Lauren Groff on Exploring the Many Meanings of Matrix in Her New Novel
In Conversation with Mitchell Kaplan on The Literary Life Podcast
On today’s episode of The Literary Life, Mitchell Kaplan talks to Lauren Groff about her new novel, Matrix, out now from Riverhead Books.
From the episode:
Lauren Groff: [Matrix] is one of my favorite words, which is why I fought very, very hard to have this book be titled Matrix, even with Keanu Reeves coming out with a new movie, right?
Mitchell Kaplan: Well, we don’t call it The Matrix.
Lauren Groff: Some people do, and I get a little weird. I had to fight for it because it’s it is the word that sort of reflects back into the book in about a dozen different ways. So Matrix comes from Latin for “mother,” and it is a word that is used in so many disciplines, right? In geology, it is the bedrock in which gems are found. There’s a matrix as an organizational structure, not just computer structure, which is, I think, what “The Matrix” is. There is the seal matrix, which is how you close a letter in medieval times with the wax and you press those seal matrix into it.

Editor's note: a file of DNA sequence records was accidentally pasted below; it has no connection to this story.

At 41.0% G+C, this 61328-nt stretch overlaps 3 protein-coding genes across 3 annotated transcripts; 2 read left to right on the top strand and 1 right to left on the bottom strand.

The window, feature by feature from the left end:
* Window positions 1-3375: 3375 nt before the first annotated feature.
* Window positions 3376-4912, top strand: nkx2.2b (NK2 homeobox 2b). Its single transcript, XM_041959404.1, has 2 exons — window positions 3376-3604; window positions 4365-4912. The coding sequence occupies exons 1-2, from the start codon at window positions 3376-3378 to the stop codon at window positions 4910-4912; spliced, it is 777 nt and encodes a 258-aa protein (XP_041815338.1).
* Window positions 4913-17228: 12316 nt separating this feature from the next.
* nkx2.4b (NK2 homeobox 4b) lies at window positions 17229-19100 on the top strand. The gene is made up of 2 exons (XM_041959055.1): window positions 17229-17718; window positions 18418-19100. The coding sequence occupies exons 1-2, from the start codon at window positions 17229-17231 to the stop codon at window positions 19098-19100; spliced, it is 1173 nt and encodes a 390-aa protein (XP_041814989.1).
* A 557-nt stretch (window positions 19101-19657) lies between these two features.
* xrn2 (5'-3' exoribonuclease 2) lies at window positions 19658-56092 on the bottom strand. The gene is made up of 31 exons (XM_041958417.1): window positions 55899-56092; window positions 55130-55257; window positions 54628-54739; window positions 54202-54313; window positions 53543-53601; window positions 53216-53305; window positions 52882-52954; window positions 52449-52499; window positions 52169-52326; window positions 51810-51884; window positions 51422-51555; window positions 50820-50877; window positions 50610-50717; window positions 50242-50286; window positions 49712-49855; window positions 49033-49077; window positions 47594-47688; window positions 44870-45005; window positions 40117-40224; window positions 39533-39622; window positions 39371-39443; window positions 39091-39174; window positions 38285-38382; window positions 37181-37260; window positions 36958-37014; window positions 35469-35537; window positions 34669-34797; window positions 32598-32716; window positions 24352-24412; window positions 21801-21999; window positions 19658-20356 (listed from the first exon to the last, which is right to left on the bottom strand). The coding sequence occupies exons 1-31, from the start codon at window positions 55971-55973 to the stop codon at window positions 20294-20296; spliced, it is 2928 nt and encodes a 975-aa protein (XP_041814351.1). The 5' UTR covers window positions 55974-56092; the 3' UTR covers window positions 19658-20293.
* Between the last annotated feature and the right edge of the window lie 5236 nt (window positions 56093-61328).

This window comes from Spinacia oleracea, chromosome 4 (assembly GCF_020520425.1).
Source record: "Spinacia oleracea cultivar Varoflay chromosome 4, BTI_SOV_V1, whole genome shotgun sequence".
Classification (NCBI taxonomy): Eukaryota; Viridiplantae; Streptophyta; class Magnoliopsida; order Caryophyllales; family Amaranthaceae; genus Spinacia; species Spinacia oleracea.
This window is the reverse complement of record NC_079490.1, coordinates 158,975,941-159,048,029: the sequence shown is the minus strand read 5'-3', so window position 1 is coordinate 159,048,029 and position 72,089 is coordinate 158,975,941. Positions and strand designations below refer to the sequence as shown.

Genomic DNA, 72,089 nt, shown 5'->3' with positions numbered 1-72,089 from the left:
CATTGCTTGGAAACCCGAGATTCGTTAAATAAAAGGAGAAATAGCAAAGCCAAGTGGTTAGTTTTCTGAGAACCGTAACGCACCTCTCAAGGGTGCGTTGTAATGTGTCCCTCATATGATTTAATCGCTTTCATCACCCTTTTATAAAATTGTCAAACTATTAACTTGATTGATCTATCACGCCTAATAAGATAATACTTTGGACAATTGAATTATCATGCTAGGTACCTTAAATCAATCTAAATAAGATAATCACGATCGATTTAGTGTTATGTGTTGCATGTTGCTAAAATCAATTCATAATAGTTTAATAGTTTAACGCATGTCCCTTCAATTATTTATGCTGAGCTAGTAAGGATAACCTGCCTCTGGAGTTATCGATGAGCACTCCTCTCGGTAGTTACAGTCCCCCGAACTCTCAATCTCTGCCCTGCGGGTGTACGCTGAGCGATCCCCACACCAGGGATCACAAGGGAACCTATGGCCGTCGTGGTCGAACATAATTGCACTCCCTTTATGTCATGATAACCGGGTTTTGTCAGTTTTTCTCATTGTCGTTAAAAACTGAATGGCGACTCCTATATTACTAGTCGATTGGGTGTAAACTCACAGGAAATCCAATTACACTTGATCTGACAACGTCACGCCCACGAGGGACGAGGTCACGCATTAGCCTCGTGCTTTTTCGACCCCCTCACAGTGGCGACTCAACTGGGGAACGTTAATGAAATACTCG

Mitchell Kaplan: Which makes an appearance.
Lauren Groff: Which makes an appearance and so does in the book Eve as Matrix, as the mother of all.
Mitchell Kaplan: Well, the definition of matrix that I was keeping in mind when I was reading was womb.
Lauren Groff: Yes, womb, absolutely.
Mitchell Kaplan: The idea of the womb was something really very poignant for me.
Lauren Groff: It plays out of which other things come, and that sort of reflects into the meaning that I find actually closest to the book itself, which is the original on which other things are made. So the original record from which other records are pressed or the original form on which sculptures are then created afterwards. So that’s the meaning that gave me chills when I saw it.
Lauren Groff is a two-time National Book Award finalist and the New York Times bestselling author of the novels The Monsters of Templeton, Arcadia, and Fates and Furies, and the short story collections Delicate Edible Birds and Florida. She has won the Story Prize and has been a finalist for the National Book Critics Circle Award. Groff’s work regularly appears in The New Yorker, The Atlantic, and elsewhere, and she was named one of Granta’s 2017 Best Young American Novelists.